The accusedduring a serious attack on his girlfriend resulting in serious bodily harm, threw the victim’s cat out of the seventh floor window causing the cat multiple acute traumatic injuries, ultimately resulting in the cat being euthanized. Mr Joy had a history of drug abuse and mental health issues and was intoxicated at the time of the attack. He was found guilty under section 445 of the Criminal Code. In passing sentence, the court reviewed the case law on animal cruelty offences including R v Heifer, [2014] O.J. No. 2984, R v Kennedy, 2017 ONSC 817 and R v Dugalic, [2018] O.J. No. 5590 (see para 40). The accused was sentenced to nine months imprisonment for the section 445 offence and given a 10 year prohibition order.

R v Kwissa, 2018 BCPC

Ms. Kwissa was observed by an off duty Animal Control Officer being physically abusive towards a young pup named Oscar. Kwissa was seen slamming the dog on the cement as well as “hanging” the pup to the point of all four paws being lifted off the ground. During the incident Oscar could be heard crying out and vocalizing.
Oscar was examined by a veterinarian the day following the incident and it was discovered that he had a recently fractured tooth, possibly as a result of the abuse.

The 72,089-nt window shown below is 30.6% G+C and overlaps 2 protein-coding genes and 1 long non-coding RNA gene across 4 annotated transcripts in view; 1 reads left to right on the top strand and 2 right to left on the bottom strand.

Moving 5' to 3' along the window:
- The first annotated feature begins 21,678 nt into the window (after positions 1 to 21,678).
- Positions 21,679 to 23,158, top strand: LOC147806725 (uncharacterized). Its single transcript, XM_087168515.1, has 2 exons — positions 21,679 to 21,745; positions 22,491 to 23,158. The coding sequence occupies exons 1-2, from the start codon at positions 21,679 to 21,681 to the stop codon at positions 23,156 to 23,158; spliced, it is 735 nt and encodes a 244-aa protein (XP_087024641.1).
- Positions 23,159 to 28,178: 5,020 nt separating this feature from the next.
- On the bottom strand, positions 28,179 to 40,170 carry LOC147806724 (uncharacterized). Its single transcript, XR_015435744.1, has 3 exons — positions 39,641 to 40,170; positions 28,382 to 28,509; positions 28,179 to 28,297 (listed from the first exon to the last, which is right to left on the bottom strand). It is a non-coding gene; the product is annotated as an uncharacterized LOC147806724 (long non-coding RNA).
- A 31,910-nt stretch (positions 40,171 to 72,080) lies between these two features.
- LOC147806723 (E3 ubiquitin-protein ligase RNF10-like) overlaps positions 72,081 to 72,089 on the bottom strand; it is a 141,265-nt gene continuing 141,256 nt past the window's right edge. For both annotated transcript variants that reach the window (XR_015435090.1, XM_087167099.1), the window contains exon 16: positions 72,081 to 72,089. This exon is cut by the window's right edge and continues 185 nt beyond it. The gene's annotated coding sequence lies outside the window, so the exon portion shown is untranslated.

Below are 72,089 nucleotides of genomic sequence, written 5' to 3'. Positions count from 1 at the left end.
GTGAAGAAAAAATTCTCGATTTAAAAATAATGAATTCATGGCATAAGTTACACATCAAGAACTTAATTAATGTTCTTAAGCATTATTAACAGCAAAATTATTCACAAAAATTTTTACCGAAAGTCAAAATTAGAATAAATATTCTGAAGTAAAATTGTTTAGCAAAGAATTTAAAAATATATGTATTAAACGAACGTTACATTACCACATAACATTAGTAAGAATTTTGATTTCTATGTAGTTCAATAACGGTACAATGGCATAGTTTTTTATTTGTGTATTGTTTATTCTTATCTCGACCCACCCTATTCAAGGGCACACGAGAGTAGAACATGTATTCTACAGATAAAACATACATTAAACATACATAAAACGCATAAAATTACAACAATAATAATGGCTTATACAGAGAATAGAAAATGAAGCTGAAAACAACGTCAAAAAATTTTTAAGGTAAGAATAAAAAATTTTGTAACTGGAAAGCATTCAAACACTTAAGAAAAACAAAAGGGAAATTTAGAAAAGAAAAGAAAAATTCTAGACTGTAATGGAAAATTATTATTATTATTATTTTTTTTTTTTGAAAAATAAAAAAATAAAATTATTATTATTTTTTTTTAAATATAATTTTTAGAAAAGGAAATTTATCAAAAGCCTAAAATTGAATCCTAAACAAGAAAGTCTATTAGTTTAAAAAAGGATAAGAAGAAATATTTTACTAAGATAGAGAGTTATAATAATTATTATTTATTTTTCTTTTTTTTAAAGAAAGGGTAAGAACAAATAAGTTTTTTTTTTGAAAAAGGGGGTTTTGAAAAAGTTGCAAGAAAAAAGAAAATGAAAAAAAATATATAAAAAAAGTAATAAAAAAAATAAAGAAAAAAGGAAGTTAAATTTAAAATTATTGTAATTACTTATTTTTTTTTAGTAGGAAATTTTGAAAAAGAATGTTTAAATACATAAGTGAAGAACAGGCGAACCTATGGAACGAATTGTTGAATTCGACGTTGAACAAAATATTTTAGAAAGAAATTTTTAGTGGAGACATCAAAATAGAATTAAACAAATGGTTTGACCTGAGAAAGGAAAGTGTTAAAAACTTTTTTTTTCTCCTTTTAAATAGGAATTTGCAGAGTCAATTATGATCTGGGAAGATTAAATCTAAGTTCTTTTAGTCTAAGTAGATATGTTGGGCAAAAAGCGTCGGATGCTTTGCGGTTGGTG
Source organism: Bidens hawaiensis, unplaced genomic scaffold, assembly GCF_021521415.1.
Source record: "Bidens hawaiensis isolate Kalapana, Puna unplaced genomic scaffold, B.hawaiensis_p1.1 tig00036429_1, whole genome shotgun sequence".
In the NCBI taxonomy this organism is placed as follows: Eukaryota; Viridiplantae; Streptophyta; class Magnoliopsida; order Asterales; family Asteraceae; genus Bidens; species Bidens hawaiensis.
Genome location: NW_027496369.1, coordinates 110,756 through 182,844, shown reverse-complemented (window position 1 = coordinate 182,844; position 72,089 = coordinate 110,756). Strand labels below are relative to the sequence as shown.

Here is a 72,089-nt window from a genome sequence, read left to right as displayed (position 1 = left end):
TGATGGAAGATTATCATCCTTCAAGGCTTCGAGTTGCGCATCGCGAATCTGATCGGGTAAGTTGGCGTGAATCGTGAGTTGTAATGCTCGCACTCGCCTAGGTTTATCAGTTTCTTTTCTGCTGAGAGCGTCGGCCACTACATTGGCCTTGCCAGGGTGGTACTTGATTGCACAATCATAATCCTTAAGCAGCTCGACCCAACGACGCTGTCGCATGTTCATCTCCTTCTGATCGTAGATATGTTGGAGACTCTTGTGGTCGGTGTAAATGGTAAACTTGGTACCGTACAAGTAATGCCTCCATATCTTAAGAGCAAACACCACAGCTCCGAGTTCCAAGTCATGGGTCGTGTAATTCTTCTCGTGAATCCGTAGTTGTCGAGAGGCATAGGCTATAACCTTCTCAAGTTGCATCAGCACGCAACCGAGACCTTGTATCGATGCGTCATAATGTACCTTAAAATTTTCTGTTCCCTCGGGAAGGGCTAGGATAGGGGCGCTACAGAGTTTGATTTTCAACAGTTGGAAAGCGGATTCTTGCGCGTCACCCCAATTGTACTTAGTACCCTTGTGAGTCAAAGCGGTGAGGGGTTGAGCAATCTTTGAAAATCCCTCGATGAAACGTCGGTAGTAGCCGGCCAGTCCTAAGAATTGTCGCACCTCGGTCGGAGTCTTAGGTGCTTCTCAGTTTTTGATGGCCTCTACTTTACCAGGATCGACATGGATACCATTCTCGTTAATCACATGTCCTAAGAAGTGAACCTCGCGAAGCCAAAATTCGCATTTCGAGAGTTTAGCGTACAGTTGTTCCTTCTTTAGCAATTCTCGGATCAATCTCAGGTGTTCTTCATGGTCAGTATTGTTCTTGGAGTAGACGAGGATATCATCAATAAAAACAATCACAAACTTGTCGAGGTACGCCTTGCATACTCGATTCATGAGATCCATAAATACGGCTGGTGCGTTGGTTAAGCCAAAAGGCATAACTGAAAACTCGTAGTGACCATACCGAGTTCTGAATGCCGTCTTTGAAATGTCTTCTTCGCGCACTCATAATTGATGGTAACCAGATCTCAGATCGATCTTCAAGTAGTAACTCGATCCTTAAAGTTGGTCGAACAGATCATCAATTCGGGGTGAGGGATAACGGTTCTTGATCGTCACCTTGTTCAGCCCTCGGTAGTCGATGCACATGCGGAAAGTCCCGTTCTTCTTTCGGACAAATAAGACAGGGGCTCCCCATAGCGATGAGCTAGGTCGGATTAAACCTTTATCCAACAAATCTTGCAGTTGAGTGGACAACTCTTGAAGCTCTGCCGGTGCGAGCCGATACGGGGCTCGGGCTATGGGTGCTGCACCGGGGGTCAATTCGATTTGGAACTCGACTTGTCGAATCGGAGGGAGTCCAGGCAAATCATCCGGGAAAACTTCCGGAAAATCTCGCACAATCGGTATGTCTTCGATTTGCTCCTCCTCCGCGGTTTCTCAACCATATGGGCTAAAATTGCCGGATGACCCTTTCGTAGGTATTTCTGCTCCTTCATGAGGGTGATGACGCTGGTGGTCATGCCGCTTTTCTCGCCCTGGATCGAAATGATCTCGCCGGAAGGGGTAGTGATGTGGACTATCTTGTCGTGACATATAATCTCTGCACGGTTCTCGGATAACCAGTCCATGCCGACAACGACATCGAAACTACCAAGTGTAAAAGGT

Ms. Kwissa entered a guilty plea to committing an offence under the Prevention of Cruelty to Animals Act.

R v Steiner, 2014 BCPC

Mr. Steiner lived with 40 cats in his property. One of the cats ‘Hellboy’ urinated on the couch and Mr. Steiner threw the cat against a wall. Hellboy sustained a broken leg. Mr. Steiner surrendered the cat to the BC SPCA and the cat was treated and found a new home.
Judge Hewson found Steiner to be guilty and noted aggravating factors to be: the offence committed was a serious offence against a vulnerable animal, the animal suffered a serious injury, Steiner never accepted responsibility for his conduct and Steiner had a criminal record.
Mitigating factors in this case are: Conditions of release were complied with, criminal record is dated and unrelated, Steiner made some attempt to seek vet care for Hellboy, the offence committed was not premeditated.
Steiner continually interrupted the judge which caused a brief adjournment. The judge was very close to changing Steiner’s sentence due to his lack of respect for the court.